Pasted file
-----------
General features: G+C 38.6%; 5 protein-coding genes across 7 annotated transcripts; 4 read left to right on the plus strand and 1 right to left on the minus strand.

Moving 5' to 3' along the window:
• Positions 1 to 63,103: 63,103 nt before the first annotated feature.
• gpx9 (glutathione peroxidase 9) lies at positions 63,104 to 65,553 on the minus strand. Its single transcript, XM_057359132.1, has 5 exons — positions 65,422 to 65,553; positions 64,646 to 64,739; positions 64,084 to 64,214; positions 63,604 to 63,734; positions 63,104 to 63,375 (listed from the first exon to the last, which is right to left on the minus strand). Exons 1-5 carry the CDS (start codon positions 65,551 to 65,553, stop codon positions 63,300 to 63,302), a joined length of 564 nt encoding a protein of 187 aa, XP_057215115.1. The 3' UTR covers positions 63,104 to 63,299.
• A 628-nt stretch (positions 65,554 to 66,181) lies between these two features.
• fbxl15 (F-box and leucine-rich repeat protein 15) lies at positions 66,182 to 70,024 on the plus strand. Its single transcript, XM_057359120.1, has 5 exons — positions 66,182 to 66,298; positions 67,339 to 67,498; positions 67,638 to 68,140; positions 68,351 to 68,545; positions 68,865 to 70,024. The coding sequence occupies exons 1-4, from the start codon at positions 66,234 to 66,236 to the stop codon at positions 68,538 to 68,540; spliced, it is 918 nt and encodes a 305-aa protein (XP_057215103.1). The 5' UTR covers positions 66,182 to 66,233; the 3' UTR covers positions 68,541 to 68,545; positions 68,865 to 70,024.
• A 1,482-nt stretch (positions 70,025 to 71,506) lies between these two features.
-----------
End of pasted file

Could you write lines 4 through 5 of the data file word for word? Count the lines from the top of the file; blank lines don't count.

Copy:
• gpx9 (glutathione peroxidase 9) lies at positions 63,104 to 65,553 on the minus strand. Its single transcript, XM_057359132.1, has 5 exons — positions 65,422 to 65,553; positions 64,646 to 64,739; positions 64,084 to 64,214; positions 63,604 to 63,734; positions 63,104 to 63,375 (listed from the first exon to the last, which is right to left on the minus strand). Exons 1-5 carry the CDS (start codon positions 65,551 to 65,553, stop codon positions 63,300 to 63,302), a joined length of 564 nt encoding a protein of 187 aa, XP_057215115.1. The 3' UTR covers positions 63,104 to 63,299.
• A 628-nt stretch (positions 65,554 to 66,181) lies between these two features.